South Korea: Two Weeks as a Language Student with Lexis Korea


It’s been more than 2 months since I came back from my 2-week stint learning the Korean language in South Korea with Lexis Korea. I thought I’d give myself some time to actually let it all seep in (and also let the excitement die down) before finally sitting down to write about my experience. I am definitely missing Korea, reminiscing all the fun I had while I was there, trying to remember everything I have learned; and now, writing how I felt studying in both Lexis Seoul and Busan, and doing a comparison of both.

Lexis Korea makes it easy for students who want to come to study the language in the country by offering several accommodation options. There are homestays where you get to live with a local family, serviced apartments for a more comfortable and higher standard (and more costly) room choice, and the more budget-friendly mini studios (or goshiwon in Korean). During both my studies in Seoul and Busan, I was put up in the mini-studios — the Simple House in Seoul, and the Yangjeong Ministudio in Busan.

Mini-Studios

Mini-studios are basically just one bedroom apartments for the working class, and the university students who just need a place to crash while working and studying in the city. They are usually super small and narrow but with the basic furnishings like a single bed, a small wardrobe and drawers, desk, chair, small fridge and television, as well as a tiny private bathroom. It really does take a little getting used too — I was claustrophobic at first, but it got better (though I stayed out most of the time). Both the mini-studios that I stayed at were well maintained with shared facilities like washing machines and cooking equipment with free rice, ramen and kimchi. A week’s stay cost about KR₩154K~US$154 in Seoul; and KR₩126K~US$126 in Busan.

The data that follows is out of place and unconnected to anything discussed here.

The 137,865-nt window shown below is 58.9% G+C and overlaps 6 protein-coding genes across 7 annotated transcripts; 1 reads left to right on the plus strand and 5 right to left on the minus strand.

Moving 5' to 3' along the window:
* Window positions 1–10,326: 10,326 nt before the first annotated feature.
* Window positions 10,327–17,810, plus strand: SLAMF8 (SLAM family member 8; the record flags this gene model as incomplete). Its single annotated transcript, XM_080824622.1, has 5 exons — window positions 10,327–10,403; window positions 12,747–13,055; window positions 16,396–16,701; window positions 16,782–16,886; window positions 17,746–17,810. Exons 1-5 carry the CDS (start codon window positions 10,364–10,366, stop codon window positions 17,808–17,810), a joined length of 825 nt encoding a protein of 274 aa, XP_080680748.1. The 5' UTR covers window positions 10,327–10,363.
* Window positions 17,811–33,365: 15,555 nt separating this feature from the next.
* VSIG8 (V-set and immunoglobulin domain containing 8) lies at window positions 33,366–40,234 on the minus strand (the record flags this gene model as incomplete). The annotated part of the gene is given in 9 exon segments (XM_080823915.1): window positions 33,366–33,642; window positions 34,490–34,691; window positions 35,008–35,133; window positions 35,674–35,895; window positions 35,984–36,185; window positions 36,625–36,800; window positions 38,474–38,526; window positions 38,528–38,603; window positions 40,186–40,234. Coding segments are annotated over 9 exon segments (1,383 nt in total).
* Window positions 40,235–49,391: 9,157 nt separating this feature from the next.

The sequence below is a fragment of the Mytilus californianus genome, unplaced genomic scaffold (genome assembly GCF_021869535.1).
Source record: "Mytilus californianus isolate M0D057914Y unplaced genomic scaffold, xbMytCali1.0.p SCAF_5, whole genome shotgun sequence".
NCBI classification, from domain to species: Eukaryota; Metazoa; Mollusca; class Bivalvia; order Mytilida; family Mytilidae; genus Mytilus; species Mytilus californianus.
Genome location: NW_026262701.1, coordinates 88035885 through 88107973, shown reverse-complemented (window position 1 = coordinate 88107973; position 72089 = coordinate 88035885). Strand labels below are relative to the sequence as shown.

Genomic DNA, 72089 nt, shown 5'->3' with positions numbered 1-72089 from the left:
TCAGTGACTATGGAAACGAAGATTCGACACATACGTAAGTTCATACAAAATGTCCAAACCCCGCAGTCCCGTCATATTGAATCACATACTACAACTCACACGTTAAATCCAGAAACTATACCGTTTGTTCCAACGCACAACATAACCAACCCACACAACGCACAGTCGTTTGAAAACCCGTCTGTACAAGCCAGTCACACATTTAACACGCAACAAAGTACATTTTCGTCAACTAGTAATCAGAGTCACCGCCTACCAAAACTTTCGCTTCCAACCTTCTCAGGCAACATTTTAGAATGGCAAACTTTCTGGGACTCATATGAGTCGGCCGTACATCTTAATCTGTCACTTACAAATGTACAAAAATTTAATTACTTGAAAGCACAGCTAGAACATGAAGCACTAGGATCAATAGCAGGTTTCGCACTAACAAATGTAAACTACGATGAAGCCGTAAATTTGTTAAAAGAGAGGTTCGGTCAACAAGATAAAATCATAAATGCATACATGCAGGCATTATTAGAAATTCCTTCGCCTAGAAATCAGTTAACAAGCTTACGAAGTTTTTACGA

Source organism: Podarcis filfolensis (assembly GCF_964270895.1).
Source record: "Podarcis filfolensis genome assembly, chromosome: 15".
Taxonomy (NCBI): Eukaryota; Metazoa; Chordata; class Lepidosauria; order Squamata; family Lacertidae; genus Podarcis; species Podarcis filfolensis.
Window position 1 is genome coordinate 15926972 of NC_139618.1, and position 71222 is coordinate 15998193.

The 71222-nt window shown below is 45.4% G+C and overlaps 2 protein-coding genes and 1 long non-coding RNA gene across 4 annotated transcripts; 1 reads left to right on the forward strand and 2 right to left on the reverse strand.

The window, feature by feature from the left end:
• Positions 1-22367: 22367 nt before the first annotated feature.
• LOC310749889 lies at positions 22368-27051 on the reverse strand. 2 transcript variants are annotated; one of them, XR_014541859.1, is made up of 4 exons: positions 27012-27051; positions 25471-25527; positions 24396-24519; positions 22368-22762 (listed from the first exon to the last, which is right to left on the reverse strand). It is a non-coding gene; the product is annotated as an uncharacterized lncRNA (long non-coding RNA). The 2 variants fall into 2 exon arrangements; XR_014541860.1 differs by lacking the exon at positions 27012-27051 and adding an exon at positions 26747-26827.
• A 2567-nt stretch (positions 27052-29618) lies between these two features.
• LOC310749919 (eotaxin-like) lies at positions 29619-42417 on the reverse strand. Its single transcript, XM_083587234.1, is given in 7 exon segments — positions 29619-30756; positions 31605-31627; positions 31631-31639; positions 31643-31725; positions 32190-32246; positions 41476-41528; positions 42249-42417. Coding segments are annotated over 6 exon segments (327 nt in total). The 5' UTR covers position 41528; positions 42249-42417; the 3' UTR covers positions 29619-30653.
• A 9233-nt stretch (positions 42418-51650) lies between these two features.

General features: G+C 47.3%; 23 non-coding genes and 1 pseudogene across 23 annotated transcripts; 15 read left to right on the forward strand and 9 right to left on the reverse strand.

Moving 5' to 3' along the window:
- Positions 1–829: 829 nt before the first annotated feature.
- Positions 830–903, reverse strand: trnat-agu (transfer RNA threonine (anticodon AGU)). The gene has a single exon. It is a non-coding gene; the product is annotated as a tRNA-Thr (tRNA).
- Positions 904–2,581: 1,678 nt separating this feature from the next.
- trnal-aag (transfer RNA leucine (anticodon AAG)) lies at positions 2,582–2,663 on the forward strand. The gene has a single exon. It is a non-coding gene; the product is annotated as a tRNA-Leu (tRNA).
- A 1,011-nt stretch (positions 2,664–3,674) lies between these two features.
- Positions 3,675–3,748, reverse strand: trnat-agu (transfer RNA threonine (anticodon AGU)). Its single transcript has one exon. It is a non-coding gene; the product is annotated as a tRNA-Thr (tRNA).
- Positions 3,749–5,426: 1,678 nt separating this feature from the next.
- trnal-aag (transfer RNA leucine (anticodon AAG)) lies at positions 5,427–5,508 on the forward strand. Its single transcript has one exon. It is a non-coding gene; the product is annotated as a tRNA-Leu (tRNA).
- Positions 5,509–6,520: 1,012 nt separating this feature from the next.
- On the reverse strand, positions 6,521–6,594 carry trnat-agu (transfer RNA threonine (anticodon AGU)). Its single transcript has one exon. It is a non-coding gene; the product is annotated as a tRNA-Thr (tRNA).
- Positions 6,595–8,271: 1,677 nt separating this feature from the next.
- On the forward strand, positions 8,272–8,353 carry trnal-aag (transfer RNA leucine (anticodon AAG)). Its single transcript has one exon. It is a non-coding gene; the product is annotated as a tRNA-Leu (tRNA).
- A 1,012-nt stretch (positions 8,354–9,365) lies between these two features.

Home-Stays

If a more family-oriented stay in the city is what you’re looking for, Lexis Korea also arranges homestays with local families. Most of my junior (under 18 years old) school mates were placed in homestays — it helps to have a ‘mum’ look after you for breakfasts (and dinners for half-boarders), and to give curfews too. I was always a little jealous when they showed me pictures of their delicious home-cooked meals! Homestay rates per week are priced at KR₩224K~US$224 (for B&B) and KR₩294K~US$294 (half-board).

For a more comprehensive list of the accommodations prices, as well as the course prices and dates, check it out here. Lexis Korea also charges an Accommodation Placement Fee of KR₩150K per every request, and a KR₩50K cleaning fee for mini-studios when we check out.

So what has happened between the two months since my experience learning the Korean language with Lexis Korea? I have to admit that due to work commitments and the constant traveling — I haven’t actually been able to continue my studies back home despite planning to do so in the beginning. But I have been revising what I have learned while in South Korea (basically speaking to myself because none of my close friends understand Korean) — the workbooks and my notes are pretty comprehensive; and constantly watching my favourite K-dramas, of course.

On my next long break (hopefully soon), I do hope to return to South Korea to continue my studies again, and stay a little longer this time. I am missing the 2-weeks of fun I had in a country that has always intrigued me, and I am really so thankful to Lexis Korea for the opportunity to study the language while exploring and living in both its biggest cities. Now the question is, which city should I head back to? Seoul? Busan? Probably both. Again.